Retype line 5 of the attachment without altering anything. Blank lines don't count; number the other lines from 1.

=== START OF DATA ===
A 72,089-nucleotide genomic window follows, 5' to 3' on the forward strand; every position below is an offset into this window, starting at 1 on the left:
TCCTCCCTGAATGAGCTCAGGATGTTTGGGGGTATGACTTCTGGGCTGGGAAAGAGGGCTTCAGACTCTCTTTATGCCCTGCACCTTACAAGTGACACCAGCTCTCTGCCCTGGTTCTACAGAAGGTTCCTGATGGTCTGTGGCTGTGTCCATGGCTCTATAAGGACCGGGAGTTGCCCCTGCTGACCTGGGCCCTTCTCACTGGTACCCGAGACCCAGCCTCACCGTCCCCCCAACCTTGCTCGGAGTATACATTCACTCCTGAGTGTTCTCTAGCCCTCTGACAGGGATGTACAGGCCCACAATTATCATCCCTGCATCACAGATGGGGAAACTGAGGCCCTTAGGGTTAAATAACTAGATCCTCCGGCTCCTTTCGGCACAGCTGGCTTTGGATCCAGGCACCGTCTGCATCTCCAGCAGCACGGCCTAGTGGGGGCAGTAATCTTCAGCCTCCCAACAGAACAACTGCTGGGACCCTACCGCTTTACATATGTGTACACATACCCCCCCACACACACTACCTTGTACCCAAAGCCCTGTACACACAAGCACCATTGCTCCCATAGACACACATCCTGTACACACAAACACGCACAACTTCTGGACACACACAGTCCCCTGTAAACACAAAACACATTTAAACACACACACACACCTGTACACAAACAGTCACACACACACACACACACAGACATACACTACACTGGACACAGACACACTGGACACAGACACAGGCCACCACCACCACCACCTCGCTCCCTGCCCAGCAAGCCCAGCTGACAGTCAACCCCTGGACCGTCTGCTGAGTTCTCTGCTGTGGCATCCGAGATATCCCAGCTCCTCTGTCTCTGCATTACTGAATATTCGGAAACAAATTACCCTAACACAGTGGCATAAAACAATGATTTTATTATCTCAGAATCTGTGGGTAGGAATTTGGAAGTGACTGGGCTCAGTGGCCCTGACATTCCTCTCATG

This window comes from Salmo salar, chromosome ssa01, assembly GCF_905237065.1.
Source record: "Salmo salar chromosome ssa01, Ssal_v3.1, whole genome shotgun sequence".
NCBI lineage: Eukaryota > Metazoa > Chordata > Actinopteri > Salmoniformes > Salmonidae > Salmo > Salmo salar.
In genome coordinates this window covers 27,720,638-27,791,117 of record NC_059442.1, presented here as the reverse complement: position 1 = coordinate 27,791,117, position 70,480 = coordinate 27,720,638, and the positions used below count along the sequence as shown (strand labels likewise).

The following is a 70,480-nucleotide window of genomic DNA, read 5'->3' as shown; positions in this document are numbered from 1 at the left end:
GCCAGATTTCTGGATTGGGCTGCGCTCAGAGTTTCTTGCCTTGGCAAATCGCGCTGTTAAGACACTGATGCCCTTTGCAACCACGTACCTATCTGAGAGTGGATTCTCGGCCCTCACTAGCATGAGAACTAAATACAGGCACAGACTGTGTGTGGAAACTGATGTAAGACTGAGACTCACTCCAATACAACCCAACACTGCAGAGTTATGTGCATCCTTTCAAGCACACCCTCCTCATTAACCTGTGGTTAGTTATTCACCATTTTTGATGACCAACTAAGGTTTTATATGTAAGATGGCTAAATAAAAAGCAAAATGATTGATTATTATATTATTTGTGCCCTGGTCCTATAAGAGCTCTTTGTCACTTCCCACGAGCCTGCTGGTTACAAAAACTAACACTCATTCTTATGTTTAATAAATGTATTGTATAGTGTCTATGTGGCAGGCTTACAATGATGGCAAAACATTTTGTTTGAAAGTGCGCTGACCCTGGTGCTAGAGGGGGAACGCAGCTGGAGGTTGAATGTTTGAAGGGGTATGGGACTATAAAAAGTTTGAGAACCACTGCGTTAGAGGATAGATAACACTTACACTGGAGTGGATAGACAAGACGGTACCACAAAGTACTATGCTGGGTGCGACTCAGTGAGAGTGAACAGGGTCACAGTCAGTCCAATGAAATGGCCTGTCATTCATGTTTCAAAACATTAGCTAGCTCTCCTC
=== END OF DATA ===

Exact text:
NCBI lineage: Eukaryota > Metazoa > Chordata > Actinopteri > Salmoniformes > Salmonidae > Salmo > Salmo salar.